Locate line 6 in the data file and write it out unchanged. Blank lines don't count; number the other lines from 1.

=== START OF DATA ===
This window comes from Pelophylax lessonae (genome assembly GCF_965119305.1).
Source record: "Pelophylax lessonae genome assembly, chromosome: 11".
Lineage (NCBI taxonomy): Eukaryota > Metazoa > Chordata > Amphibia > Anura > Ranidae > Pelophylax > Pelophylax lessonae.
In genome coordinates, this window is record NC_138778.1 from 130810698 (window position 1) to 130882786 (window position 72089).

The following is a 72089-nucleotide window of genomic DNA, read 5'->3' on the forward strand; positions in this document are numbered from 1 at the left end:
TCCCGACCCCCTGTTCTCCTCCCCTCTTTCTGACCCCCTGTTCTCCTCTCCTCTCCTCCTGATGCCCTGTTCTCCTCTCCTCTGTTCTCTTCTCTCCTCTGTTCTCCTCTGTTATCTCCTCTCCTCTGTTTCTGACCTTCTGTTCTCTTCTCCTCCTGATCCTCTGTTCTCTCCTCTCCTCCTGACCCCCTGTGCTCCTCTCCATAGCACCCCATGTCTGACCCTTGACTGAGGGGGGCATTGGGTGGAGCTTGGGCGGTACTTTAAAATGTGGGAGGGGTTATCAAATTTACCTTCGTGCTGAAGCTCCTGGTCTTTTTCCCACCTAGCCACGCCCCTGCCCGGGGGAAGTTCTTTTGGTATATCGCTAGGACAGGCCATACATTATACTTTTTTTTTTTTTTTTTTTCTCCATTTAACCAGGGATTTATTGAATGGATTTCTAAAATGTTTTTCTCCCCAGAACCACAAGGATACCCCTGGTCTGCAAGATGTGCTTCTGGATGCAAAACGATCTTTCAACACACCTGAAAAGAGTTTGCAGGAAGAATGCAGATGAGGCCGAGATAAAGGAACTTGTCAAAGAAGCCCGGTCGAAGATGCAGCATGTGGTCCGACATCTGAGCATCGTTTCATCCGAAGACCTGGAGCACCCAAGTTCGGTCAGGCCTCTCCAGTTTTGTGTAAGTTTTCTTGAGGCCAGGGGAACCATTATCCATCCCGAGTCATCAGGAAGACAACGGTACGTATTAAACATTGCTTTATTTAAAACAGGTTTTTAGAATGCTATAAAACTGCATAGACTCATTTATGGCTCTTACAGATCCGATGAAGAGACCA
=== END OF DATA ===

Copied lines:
TCCCGACCCCCTGTTCTCCTCCCCTCTTTCTGACCCCCTGTTCTCCTCTCCTCTCCTCCTGATGCCCTGTTCTCCTCTCCTCTGTTCTCTTCTCTCCTCTGTTCTCCTCTGTTATCTCCTCTCCTCTGTTTCTGACCTTCTGTTCTCTTCTCCTCCTGATCCTCTGTTCTCTCCTCTCCTCCTGACCCCCTGTGCTCCTCTCCATAGCACCCCATGTCTGACCCTTGACTGAGGGGGGCATTGGGTGGAGCTTGGGCGGTACTTTAAAATGTGGGAGGGGTTATCAAATTTACCTTCGTGCTGAAGCTCCTGGTCTTTTTCCCACCTAGCCACGCCCCTGCCCGGGGGAAGTTCTTTTGGTATATCGCTAGGACAGGCCATACATTATACTTTTTTTTTTTTTTTTTTTCTCCATTTAACCAGGGATTTATTGAATGGATTTCTAAAATGTTTTTCTCCCCAGAACCACAAGGATACCCCTGGTCTGCAAGATGTGCTTCTGGATGCAAAACGATCTTTCAACACACCTGAAAAGAGTTTGCAGGAAGAATGCAGATGAGGCCGAGATAAAGGAACTTGTCAAAGAAGCCCGGTCGAAGATGCAGCATGTGGTCCGACATCTGAGCATCGTTTCATCCGAAGACCTGGAGCACCCAAGTTCGGTCAGGCCTCTCCAGTTTTGTGTAAGTTTTCTTGAGGCCAGGGGAACCATTATCCATCCCGAGTCATCAGGAAGACAACGGTACGTATTAAACATTGCTTTATTTAAAACAGGTTTTTAGAATGCTATAAAACTGCATAGACTCATTTATGGCTCTTACAGATCCGATGAAGAGACCA